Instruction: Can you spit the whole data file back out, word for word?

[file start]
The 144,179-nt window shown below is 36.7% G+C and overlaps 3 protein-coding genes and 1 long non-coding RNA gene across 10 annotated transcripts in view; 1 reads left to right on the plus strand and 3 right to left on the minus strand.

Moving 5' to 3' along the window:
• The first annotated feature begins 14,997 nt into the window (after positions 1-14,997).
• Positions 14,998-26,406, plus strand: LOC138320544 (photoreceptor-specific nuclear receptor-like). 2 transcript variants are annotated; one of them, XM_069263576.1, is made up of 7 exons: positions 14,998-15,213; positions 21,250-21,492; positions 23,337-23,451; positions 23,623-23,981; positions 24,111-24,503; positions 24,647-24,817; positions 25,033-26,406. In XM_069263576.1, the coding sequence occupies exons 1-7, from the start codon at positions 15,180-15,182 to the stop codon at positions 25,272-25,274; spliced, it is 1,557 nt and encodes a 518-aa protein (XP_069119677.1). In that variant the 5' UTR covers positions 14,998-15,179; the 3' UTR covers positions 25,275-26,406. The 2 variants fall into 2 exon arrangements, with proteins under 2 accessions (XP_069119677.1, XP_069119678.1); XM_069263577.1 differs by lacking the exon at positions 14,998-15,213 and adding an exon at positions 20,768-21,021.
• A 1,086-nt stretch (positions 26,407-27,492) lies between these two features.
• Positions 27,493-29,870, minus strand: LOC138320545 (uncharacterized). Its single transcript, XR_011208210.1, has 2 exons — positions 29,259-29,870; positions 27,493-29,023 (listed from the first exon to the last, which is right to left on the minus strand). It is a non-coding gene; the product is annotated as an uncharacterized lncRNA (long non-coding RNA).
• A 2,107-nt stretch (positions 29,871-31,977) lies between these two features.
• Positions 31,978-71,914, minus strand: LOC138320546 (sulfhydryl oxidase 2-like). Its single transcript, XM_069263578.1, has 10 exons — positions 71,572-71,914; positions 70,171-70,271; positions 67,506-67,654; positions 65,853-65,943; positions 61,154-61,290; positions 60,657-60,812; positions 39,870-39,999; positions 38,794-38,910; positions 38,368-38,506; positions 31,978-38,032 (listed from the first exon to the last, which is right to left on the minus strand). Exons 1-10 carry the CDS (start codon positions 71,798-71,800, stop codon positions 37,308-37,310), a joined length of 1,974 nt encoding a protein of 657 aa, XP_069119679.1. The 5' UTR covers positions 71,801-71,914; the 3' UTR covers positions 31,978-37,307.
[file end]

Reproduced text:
The 144,179-nt window shown below is 36.7% G+C and overlaps 3 protein-coding genes and 1 long non-coding RNA gene across 10 annotated transcripts in view; 1 reads left to right on the plus strand and 3 right to left on the minus strand.

Moving 5' to 3' along the window:
• The first annotated feature begins 14,997 nt into the window (after positions 1-14,997).
• Positions 14,998-26,406, plus strand: LOC138320544 (photoreceptor-specific nuclear receptor-like). 2 transcript variants are annotated; one of them, XM_069263576.1, is made up of 7 exons: positions 14,998-15,213; positions 21,250-21,492; positions 23,337-23,451; positions 23,623-23,981; positions 24,111-24,503; positions 24,647-24,817; positions 25,033-26,406. In XM_069263576.1, the coding sequence occupies exons 1-7, from the start codon at positions 15,180-15,182 to the stop codon at positions 25,272-25,274; spliced, it is 1,557 nt and encodes a 518-aa protein (XP_069119677.1). In that variant the 5' UTR covers positions 14,998-15,179; the 3' UTR covers positions 25,275-26,406. The 2 variants fall into 2 exon arrangements, with proteins under 2 accessions (XP_069119677.1, XP_069119678.1); XM_069263577.1 differs by lacking the exon at positions 14,998-15,213 and adding an exon at positions 20,768-21,021.
• A 1,086-nt stretch (positions 26,407-27,492) lies between these two features.
• Positions 27,493-29,870, minus strand: LOC138320545 (uncharacterized). Its single transcript, XR_011208210.1, has 2 exons — positions 29,259-29,870; positions 27,493-29,023 (listed from the first exon to the last, which is right to left on the minus strand). It is a non-coding gene; the product is annotated as an uncharacterized lncRNA (long non-coding RNA).
• A 2,107-nt stretch (positions 29,871-31,977) lies between these two features.
• Positions 31,978-71,914, minus strand: LOC138320546 (sulfhydryl oxidase 2-like). Its single transcript, XM_069263578.1, has 10 exons — positions 71,572-71,914; positions 70,171-70,271; positions 67,506-67,654; positions 65,853-65,943; positions 61,154-61,290; positions 60,657-60,812; positions 39,870-39,999; positions 38,794-38,910; positions 38,368-38,506; positions 31,978-38,032 (listed from the first exon to the last, which is right to left on the minus strand). Exons 1-10 carry the CDS (start codon positions 71,798-71,800, stop codon positions 37,308-37,310), a joined length of 1,974 nt encoding a protein of 657 aa, XP_069119679.1. The 5' UTR covers positions 71,801-71,914; the 3' UTR covers positions 31,978-37,307.